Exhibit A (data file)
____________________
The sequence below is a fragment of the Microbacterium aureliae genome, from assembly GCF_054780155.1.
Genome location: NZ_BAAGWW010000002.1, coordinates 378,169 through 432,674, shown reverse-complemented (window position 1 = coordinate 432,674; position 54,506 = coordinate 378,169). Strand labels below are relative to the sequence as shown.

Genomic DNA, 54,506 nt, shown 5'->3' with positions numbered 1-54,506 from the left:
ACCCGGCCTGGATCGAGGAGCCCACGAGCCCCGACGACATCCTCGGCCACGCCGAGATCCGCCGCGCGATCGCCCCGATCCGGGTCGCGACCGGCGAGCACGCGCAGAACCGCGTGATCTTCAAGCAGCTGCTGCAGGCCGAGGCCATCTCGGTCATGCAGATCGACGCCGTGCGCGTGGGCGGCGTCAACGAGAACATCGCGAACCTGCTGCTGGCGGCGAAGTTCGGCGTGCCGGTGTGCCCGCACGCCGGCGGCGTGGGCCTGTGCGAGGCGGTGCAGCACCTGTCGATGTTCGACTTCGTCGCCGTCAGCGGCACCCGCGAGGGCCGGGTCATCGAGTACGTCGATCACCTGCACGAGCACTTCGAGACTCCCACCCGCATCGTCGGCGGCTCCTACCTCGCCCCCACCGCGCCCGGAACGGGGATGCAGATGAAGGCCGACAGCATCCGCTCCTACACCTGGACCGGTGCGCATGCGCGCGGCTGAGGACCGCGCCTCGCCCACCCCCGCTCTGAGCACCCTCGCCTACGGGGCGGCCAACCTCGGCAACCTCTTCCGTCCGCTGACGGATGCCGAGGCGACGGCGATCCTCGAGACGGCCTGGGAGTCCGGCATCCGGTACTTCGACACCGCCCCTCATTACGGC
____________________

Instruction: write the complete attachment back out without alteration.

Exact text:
The sequence below is a fragment of the Microbacterium aureliae genome, from assembly GCF_054780155.1.
Genome location: NZ_BAAGWW010000002.1, coordinates 378,169 through 432,674, shown reverse-complemented (window position 1 = coordinate 432,674; position 54,506 = coordinate 378,169). Strand labels below are relative to the sequence as shown.

Genomic DNA, 54,506 nt, shown 5'->3' with positions numbered 1-54,506 from the left:
ACCCGGCCTGGATCGAGGAGCCCACGAGCCCCGACGACATCCTCGGCCACGCCGAGATCCGCCGCGCGATCGCCCCGATCCGGGTCGCGACCGGCGAGCACGCGCAGAACCGCGTGATCTTCAAGCAGCTGCTGCAGGCCGAGGCCATCTCGGTCATGCAGATCGACGCCGTGCGCGTGGGCGGCGTCAACGAGAACATCGCGAACCTGCTGCTGGCGGCGAAGTTCGGCGTGCCGGTGTGCCCGCACGCCGGCGGCGTGGGCCTGTGCGAGGCGGTGCAGCACCTGTCGATGTTCGACTTCGTCGCCGTCAGCGGCACCCGCGAGGGCCGGGTCATCGAGTACGTCGATCACCTGCACGAGCACTTCGAGACTCCCACCCGCATCGTCGGCGGCTCCTACCTCGCCCCCACCGCGCCCGGAACGGGGATGCAGATGAAGGCCGACAGCATCCGCTCCTACACCTGGACCGGTGCGCATGCGCGCGGCTGAGGACCGCGCCTCGCCCACCCCCGCTCTGAGCACCCTCGCCTACGGGGCGGCCAACCTCGGCAACCTCTTCCGTCCGCTGACGGATGCCGAGGCGACGGCGATCCTCGAGACGGCCTGGGAGTCCGGCATCCGGTACTTCGACACCGCCCCTCATTACGGC